Don’t throw away proper career counseling for young people with a “Throwaway Line”

“Skip college and become a plumber: Mayor Bloomberg: The mayor’s advice, given during his weekly radio show, notes that average college students who aren’t rocket scientists might do better pursuing a career cleaning pipes. ‘You don’t spend … four years spending $40,000, $50,000 in tuition without earning income’ or amassing student loan debt, he explained, and one expert partly agrees with him.”…… NYC daily News


Sometimes hope is reduced to just knowing that at least more than a one person can arrive at the obvious.  In a recent NYC democratic mayoral candidates “debate”; it seem that all of the candidates were in agreement that the next NYC school’s chancellor should know something about education…… Imagine that!


           Further evidence of the “Big Educational Mistake” made by NYC and other cities. This is the danger of concentrating the power over Public Education into the hands of a single person who does not appreciate the role of professional knowledge in the practice of a profession (that is, when it involves education). In the case of NYC, the situation is further complicated when the mayor offering “career counseling” to young people, in fact lives in a world that is so dramatically removed from the reality of the everyday life of Young people in NYC. As to the expert who “partly agrees” with the mayor; I am not sure if Black and Latino students can take much more of these “educational experts”, before they just don’t start holding kindergarten classes in prison (who needs a pipeline?). The task of advising students as to a career path is a complicated matter; for sure, this work should really be done by professional school guidance counselors, and not even left to just “any-person” working in the school building. During the 9-12th grades the students are understandably anxious, excited with anticipation, and slightly “overwhelmed” with the flood of information and ideas concerning their future career life. They are for the first time about to enter the “real world” outside of high school, where the rules of the “game” are dramatically different. A smart transitional guidance program is essential if students are to successfully navigate through this important and difficult period in their lives. There are many public misunderstandings and misconceptions about careers and post high school education. Several are being expressed here by the mayor. The idea that one must choose between a non-college and a college track career path is a false and uninformed choice. As is the choosing of a career based on the possible pay scale it will offer (today). Addressing the later misconception first. Picking a “hot career” may leave you cold, if in 4 years that career is no longer “hot” due to a shift in the economy, consumer demand/interest or the culture. Or it just may be due to the fact that the “Hot field” is so saturated due to “over-subscription”; as millions of high school seniors (like you) from throughout the U.S. (and now the world) are also in hot pursuit (at the same time) of that same “hot” career. As the great Jerry Butler beautifully sang: “make it easy on yourself”; start with looking at pursuing a career that is a vehicle to express the things you really enjoy doing; pursue it with a passion, excellence and expertise, and the job opportunities will arrive. Finding enjoyment, passion and meaning in your work, is your true, “hot job”!  Further, the one career-one life time plan may have been prominent in the mayor’s (and my) day. Students now should be “cross- training” in multiple skill areas (i.e. communication, applied technology, design, problem solving, international cultural/linguistic literacy, management, etc.) that facilitates job promotion, and access to different types of jobs, across what may seem to be disconnected career fields. Acquiring the ability to upgrade your skills set quickly, and to be a master learner is as important as any one subject or skill area a student may master. The most marketable plumbers will be those who are capable of quickly adapting to the new technology in their field. Students should be made aware that becoming a “master plumber”, a plumbing supervisor, or an independent plumbing entrepreneur, requires an additional set of skills to master, most likely acquired at an additional educational setting away from the job site. Students, regardless of the career choice, should not be preparing for the present job market; the well advised student will also prepare for the transition into jobs that don’t presently exist. This also is connected to the mayor’s wrong concept about “going to college”; the college experience offers a great deal of career and life learning experience outside of just taking courses in your career major. The purpose of having students take a series of “core subjects” across academic disciplines is designed to assist the student in “fine-tuning” and/or selecting a “major”. This process also provides students with a wealth of knowledge and skills that can be practically utilized in their chosen fields, and in support of a better life in their role as informed citizen and human being.  Returning to the mayor’s initial wrong idea: A student can in fact combine and (through the pursuing of a dual college and Career Technical Education (CTE) track) prepare for both a career in plumbing, carpentry, electrician, etc. and the earning of a college degree. Now, these types of schools exist nationally, including NYC; the reason the mayor was not briefed properly (or perhaps refused a briefing) is a topic for another day.  The dual track CTE-College approach can create a strong resume if the student enters a college B.S. program in the area of construction technology, management, engineering, art, research, and architecture, etc. This plan can also allow the student to earn while they learn if they enter a “trades” apprenticeship program; and also attend college. This can go a long way in helping to solve the growing problem of escalating and debilitating student college debt; there is nothing sacred attached to a 4 year college B.S. program. And yet there is much to gain by taking a dual apprentice and a 5-6 year college program. These complicated decisions should be made on a student by student basis, and should be definitely placed in the proper professional hands of an experienced and certified professional guidance counselor. Unfortunately we find ourselves in the middle of “professional experience does not matter” end of the historical pendulum. It is our practice in Public Education to panic every few years; and seek not a thoughtful strategy to raise academic achievement; but rather to institute “extreme solutions that ends up primarily failing the students who live in the most politically/economically impoverished communities; the students who are the most academically vulnerable.  Bad or incomplete information is dangerous in education as you can’t give a person a second chance in the same time-frame once you have directed them down the wrong path. The first important career message we should give to students is the opposite of what is proposed by Mr. Blumberg. Students should seek to first find their passion, the vehicle for their greatest talents; what do they enjoy doing the most; what are they good at doing; every child is endowed with a unique gift and contribution that they can offer to the world; the goal of real career counseling is to help students to discover for what purpose they are called to contribute; plan a solid “critical path” educational-course plan (work your plan hard) to achieve that objective; and then do the work you love to do, and finally, get paid to do it! You should by all means make money to address your desire to live a comfortable life; but who you are can never be made by money; a life that only values: “making the most money” is an unfulfilling and valueless life. After you made all of the money in this life; you would still be in search of your “missing” life.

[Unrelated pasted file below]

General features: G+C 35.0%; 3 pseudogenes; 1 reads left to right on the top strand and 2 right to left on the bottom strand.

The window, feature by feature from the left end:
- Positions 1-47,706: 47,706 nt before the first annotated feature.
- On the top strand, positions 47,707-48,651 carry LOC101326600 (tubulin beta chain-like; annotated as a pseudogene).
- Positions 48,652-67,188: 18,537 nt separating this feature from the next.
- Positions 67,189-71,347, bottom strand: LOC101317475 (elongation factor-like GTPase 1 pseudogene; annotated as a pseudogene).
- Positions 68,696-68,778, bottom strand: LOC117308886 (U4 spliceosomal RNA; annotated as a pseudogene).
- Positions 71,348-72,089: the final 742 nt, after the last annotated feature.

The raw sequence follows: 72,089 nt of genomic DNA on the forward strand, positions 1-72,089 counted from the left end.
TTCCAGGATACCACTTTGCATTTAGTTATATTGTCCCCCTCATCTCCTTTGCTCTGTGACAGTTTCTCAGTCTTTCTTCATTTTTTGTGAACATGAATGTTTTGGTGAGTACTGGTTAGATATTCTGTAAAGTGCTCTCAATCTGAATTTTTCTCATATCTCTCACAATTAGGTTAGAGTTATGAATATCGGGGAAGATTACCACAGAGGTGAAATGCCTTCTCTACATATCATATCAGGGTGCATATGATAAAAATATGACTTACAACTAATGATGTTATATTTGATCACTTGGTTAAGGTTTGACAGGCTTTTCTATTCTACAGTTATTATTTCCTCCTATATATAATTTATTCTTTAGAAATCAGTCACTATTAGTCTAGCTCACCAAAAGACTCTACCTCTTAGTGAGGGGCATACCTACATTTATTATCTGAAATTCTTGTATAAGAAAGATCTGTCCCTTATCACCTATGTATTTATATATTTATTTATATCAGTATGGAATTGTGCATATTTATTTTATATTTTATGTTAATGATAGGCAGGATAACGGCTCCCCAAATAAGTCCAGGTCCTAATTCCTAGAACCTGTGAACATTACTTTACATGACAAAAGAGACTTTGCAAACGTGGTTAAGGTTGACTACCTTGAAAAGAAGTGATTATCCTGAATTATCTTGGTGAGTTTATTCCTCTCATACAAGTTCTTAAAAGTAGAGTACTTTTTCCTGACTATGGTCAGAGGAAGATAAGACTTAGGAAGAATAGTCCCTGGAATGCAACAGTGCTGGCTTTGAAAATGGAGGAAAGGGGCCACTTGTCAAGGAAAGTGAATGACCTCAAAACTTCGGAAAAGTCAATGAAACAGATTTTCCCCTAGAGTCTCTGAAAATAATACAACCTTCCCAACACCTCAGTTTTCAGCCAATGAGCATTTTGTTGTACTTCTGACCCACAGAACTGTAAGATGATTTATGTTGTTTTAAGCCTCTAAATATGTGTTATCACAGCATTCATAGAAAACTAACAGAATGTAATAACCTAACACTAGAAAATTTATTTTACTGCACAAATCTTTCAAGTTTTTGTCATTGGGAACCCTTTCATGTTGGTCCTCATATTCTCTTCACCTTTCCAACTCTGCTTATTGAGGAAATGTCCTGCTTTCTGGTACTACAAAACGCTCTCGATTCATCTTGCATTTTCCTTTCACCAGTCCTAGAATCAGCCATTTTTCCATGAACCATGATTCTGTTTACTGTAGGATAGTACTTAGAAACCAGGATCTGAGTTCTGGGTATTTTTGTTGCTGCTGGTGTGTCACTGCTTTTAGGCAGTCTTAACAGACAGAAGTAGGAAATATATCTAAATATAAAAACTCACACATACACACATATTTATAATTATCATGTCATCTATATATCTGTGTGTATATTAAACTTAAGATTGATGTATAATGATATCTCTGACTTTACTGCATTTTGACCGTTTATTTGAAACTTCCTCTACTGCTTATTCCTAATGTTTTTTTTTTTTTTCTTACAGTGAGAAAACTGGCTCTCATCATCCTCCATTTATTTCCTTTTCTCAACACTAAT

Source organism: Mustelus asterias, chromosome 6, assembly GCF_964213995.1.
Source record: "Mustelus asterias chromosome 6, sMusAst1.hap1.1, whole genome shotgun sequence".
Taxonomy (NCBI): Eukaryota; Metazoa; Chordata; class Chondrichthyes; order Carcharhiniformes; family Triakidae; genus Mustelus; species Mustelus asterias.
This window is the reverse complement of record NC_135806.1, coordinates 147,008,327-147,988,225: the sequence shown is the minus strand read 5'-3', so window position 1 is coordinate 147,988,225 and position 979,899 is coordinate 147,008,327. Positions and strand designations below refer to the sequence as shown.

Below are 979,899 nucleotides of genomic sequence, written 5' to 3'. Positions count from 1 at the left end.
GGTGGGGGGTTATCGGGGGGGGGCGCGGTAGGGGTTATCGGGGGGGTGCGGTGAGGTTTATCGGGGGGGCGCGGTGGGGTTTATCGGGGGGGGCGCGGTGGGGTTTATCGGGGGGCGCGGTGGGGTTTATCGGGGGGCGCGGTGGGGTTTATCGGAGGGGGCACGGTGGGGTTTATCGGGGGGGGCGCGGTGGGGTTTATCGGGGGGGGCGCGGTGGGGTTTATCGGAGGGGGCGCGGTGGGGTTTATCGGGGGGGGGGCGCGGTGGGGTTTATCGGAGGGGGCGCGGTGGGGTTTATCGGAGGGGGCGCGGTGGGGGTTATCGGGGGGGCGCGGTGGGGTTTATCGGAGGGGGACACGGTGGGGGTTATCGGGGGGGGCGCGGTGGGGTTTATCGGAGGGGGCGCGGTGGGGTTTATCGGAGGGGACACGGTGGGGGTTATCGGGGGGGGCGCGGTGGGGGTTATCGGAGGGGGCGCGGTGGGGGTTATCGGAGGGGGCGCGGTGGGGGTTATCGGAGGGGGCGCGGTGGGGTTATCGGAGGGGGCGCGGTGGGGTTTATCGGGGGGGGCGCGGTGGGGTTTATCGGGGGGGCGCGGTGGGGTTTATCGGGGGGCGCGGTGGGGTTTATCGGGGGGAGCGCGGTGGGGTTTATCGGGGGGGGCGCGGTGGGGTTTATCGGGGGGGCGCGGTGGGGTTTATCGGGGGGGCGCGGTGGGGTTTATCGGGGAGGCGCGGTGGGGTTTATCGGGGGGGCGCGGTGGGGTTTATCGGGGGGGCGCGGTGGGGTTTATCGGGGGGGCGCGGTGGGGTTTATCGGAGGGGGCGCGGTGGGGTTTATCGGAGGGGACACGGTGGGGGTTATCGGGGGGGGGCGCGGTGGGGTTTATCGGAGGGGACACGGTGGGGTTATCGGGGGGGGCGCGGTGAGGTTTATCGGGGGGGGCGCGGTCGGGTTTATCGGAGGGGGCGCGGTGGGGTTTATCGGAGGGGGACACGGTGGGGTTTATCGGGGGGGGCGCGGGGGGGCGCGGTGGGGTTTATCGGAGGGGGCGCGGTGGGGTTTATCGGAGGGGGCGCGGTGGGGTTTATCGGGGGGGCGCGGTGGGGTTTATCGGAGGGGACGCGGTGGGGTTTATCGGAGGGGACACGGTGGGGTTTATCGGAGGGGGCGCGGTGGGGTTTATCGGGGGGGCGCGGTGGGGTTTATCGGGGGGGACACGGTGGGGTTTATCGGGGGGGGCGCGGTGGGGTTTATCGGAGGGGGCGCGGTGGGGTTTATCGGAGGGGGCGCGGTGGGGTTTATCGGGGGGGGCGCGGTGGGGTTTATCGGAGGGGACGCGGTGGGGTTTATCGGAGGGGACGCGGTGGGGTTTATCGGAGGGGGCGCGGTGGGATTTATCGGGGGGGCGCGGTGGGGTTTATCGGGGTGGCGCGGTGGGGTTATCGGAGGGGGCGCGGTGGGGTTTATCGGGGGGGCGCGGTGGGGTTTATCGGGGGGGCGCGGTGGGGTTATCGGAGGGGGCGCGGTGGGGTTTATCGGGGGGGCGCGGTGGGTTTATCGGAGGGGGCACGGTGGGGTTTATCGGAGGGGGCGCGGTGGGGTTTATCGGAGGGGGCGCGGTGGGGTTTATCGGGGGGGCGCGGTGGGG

Career counseling is a serious matter in the lives of young people. I would even say it is at the top of “matters” they must consider as they prepare (starting in the 9th grade) to leave high school. This decision has life (defining) long implications; it should never be placed in the hands of non-professionals or the topic of a “throwaway line” in an entertainment venue. The POTUS, the governor of a state, and the mayor of any city are by virtue of their positions, major “ influencers” of thinking on the part of citizens of all ages; this then requires them to think carefully and thoughtfully about the advice they offer their constituents. It would be unfair to expect the above named leaders to know every aspect and detail of every activity that comes under the umbrella of their responsible oversight. But I do believe they have an ethical responsibility to get the correct information from a knowledgeable expert source. It is Ironic that recently I was watching a news program that presented a segment on the economy featuring a very knowledgeable and articulate Business/Marketing expert from Blumberg L.P.; and guess what: The guy was actually a Business/ Marketing expert! And so I guess when you are playing with your own money (not the public’s), experience and expertise does matter.